Santa Clara County authorized $123 million for 1,000 affordable housing units. The funding approved by the Board of Supervisors Tuesday comes from a $950 million housing bond voters passed in 2016.
The allocation OK’d this week will pay for six new below-market-rate rental projects and three refurbished buildings in six cities: San Jose, Santa Clara, Milpitas, Cupertino, Gilroy and Morgan Hill. That brings the total number of units funded by Measure A to 1,921 to date, a third of its target of 4,800 affordable homes by 2026.
Some $94 million will fund 620 apartment units, some reserved for low-income residents and some for formerly homeless residents who require on-site support services. Another $29 million will rehab 484 apartment units. Every dollar of county money activates $2.78 in state and federal matching grants or private investment, officials say.
Supervisor Joe Simitian called the latest funding allocation “another significant milestone” in addressing the regional housing shortage and affordability crisis.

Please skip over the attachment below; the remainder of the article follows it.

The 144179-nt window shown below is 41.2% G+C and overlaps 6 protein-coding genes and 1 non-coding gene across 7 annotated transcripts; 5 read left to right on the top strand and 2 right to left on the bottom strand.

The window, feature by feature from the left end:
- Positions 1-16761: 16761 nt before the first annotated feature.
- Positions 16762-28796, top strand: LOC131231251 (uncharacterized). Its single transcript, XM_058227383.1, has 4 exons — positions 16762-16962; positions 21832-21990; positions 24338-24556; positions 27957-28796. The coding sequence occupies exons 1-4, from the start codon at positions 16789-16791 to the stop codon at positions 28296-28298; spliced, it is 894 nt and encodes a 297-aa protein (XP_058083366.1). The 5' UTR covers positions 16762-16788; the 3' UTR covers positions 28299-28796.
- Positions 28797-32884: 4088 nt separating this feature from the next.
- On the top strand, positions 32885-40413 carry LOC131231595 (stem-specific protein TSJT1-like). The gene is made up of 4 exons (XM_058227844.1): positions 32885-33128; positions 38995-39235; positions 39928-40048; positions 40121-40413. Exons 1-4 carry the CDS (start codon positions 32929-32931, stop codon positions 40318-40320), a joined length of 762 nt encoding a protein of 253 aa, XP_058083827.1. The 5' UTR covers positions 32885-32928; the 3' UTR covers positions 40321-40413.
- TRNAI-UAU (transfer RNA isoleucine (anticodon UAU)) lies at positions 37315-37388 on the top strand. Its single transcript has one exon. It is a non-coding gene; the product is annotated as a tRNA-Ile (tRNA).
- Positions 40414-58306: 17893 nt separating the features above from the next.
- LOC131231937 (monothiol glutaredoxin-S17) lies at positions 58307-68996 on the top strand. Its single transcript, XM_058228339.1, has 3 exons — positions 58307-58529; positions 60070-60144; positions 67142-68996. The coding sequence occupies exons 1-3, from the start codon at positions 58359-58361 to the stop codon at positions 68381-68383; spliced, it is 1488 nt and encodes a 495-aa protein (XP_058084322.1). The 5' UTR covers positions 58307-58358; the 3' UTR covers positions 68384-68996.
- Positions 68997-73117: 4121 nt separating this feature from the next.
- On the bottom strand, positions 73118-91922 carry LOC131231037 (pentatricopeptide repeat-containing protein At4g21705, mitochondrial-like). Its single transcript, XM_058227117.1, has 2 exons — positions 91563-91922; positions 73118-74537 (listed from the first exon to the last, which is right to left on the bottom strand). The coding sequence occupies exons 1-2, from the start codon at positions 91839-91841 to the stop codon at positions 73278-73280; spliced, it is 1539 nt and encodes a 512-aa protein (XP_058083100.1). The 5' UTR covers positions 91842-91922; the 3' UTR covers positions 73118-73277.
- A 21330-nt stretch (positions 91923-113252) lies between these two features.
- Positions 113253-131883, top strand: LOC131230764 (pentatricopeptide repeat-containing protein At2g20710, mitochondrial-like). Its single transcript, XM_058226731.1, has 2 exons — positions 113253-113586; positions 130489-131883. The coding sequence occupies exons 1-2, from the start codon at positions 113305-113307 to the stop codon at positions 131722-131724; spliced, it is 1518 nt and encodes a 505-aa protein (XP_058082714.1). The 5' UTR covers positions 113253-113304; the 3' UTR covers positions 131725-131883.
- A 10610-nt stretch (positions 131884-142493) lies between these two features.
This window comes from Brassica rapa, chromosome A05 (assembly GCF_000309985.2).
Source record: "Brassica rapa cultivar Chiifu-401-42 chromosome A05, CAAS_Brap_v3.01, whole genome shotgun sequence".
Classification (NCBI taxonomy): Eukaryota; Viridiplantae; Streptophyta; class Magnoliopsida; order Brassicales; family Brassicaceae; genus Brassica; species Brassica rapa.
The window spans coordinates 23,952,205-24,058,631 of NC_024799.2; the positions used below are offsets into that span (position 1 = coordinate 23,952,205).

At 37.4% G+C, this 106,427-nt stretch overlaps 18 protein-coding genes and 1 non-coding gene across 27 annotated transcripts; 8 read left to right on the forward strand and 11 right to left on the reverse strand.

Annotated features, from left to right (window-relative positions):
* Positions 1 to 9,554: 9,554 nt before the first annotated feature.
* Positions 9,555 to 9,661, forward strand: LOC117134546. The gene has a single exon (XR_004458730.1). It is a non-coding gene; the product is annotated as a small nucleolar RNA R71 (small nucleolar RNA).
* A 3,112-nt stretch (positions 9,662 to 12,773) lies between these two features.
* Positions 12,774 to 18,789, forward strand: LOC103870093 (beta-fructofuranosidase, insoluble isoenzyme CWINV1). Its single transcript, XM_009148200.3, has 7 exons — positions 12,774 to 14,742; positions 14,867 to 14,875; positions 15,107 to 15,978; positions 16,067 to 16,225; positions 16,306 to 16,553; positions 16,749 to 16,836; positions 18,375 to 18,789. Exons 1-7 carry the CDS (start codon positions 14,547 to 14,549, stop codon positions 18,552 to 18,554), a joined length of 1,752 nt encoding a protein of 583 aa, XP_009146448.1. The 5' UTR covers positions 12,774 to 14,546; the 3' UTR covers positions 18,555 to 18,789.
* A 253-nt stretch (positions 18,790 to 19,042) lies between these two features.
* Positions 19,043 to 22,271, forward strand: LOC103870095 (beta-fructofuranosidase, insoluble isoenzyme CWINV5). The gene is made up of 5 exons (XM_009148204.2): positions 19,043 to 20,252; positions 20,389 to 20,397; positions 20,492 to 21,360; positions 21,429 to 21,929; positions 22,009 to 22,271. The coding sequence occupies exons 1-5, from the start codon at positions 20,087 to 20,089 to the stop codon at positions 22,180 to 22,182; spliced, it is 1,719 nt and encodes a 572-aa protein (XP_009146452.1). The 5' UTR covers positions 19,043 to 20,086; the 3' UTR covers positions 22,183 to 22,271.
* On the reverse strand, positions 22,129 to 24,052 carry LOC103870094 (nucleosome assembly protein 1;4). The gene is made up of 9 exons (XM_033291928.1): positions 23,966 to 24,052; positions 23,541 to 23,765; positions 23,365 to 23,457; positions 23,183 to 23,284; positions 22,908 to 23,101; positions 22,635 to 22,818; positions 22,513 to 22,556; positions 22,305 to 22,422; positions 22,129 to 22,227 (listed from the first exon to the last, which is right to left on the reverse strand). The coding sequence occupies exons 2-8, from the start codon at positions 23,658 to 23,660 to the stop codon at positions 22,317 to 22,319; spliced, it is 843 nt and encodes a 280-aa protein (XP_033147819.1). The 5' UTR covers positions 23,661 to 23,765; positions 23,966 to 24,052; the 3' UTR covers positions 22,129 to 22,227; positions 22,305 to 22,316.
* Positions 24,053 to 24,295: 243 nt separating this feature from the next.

“Our efforts to create affordable and supportive housing is benefiting families, veterans, teachers, nurses, single parents, senior citizens, the disabled, foster youth, the homeless and individuals with special needs in our community,” he said in a news release issued hours after the vote Tuesday. “It’s not enough, but it’s real and tangible progress.”
Before Measure A, the county only had about 250 supportive housing units. Since 2015, the county, local nonprofits and cities have upped that number to 1,537—though only 151 are occupied so far. Another 586 are under construction and 800 are in the pipeline.
“These new projects are much more than just affordable housing,” Supervisor Ken Yeager said. “We’re helping some of our most vulnerable residents. Projects in midtown San Jose and Santa Clara will have significant numbers of apartments dedicated to those with special needs and to homeless seniors. These will save lives.”
Supervisor Cindy Chavez applauded the county for staying ahead of schedule on Measure A projects. “By sticking to our plan, we are keeping our word with voters,” she said.